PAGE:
Fabian Ertl takes a knife, cuts tomatoes and prepares supper. Next to him is his supervisor Markus Lindler, who could help at any time. But he doesn’t have to, Fabian Ertl can do it himself. The 27-year-old has Down syndrome and lives in a shared flat with four roommates with mild to moderate mental disabilities. Now it’s time for a snack. The five residents were working in the workshop for people with disabilities . It’s now the end of the day, so the atmosphere is relaxed.
The residential community is part of the “Project Rio” of the Franziskuswerk Schönbrunn. The idea of creating better housing for people with disabilities was born as early as 2013, according to the United Nations Convention on the Rights of Persons with Disabilities, reports Head of the Residential Division Gerhard Grüner. Among other things, this gives people with disabilities the right to choose where they want to live .
However, the implementation of the project took time. The residents were only able to move into the house on Willy-Brandt-Allee in Riem last year. The “Project Rio” benefits from a cooperation with the two cooperatives Wogeno and Wagnis and is located in their “Rio Riem” – a climate-friendly solid wood building with a total of 150 units. The 20 people with disabilities live in four of them.
The residents do a lot together
“The residents have to be able to live without care at times, they need a minimum of independence,” says Grüner. People who need more support cannot live in shared accommodation. For this, the Franziskuswerk would have had to meet other spatial standards.
The aim of the project is inclusive living. “Here they can live as normally as possible,” says Grüner. The living together of people with disabilities works very well. Clear rules for the kitchen, cleaning or watching TV coordinate life in the flat share. They can be seen on large posters in the common areas. “I feel very comfortable here,” says Ertl. Above all, it is nice to live independently. Like Ertl, his roommates are young adults who previously mostly lived with their parents. In Riem they are now much freer and are not controlled. “Here they can do what they want to do,” reports the supervisor Lindler. The group grows together, the residents go on many excursions together. There are also minor conflicts, but these are quickly settled by the twelve supervisors.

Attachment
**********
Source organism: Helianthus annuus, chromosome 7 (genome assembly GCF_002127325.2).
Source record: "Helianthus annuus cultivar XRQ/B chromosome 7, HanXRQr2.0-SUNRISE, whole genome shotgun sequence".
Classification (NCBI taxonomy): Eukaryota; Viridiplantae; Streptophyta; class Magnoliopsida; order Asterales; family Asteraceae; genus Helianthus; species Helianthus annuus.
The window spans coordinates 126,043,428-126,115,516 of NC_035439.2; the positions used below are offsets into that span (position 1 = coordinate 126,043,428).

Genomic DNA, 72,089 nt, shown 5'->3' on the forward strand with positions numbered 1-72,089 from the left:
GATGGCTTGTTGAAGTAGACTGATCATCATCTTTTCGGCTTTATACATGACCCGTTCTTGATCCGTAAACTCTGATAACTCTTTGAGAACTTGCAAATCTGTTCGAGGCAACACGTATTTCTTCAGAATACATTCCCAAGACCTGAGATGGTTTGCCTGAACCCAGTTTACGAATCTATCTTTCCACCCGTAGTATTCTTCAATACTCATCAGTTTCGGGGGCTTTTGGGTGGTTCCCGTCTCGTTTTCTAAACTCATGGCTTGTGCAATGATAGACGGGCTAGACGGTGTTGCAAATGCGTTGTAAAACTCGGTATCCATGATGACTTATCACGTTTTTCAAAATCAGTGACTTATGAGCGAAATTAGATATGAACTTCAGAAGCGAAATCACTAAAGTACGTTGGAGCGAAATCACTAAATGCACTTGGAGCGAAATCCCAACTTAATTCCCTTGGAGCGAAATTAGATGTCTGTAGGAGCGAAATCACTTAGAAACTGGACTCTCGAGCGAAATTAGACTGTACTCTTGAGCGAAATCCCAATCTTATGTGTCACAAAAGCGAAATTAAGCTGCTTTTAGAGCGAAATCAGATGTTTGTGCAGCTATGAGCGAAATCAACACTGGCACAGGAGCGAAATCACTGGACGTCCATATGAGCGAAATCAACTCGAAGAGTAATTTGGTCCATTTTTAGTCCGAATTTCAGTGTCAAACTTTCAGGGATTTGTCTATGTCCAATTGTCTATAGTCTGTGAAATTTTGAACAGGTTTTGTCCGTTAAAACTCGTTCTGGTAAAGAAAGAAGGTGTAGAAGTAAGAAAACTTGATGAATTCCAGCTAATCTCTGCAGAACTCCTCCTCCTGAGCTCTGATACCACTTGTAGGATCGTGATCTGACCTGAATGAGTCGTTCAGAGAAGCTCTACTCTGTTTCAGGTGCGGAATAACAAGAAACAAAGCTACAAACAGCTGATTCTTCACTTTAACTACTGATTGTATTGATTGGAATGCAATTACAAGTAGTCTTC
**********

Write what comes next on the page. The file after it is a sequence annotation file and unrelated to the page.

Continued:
They primarily help the residents with shopping, cooking, washing clothes or cleaning. “We’ll do something together first, so that at some point they can do it themselves and don’t need an assistant,” says Lindler, who noticed great progress after just one year. The care takes place outside of work in the workshop, and some of the caregivers even sleep on site at night. But Lindler makes one thing clear: “We are professional assistants, we are not friends. Then you would lose the distance.” This is the basis for the work.
Nevertheless, the supervisors also take care of the social contacts of the people. One tries to establish and expand this through visits to youth centers or churches. The residents express their wishes, the supervisors then establish contact and initiate the encounter. “The first step is our task, then you get to know the people and break down your inhibitions,” says Lindler. This is how people with disabilities develop a social life.
The neighbors also play an important role in this. “If we create an inclusive form of living, it’s only possible with neighbors who are willing to accept life with people with disabilities,” explains Grüner. The neighborhood in Riem was very open and positive about it. You do a lot together – the neighbors are becoming the norm, the contact with people without disabilities is becoming more and more intensive. It also helps that the neighborhood doesn’t change. The familiar environment offers the residents security, says Grüner.
According to Franziskuswerk in Munich, the project is unique. Only people with disabilities live together in the residential group, which sets them apart from others, explains Grüner. The interest was great right from the start, months before moving in, the places in the apartments were occupied. The project satisfies people’s need to live as normally as possible, says Grüner, explaining the high demand. Nevertheless, he is not perfectly happy: “Even for people who need more help, ways have to be found so that they can live more normally.” He also calls for more tolerance in society. The Rio project has already changed Fabian Ertl’s life significantly, he himself is just happy about it.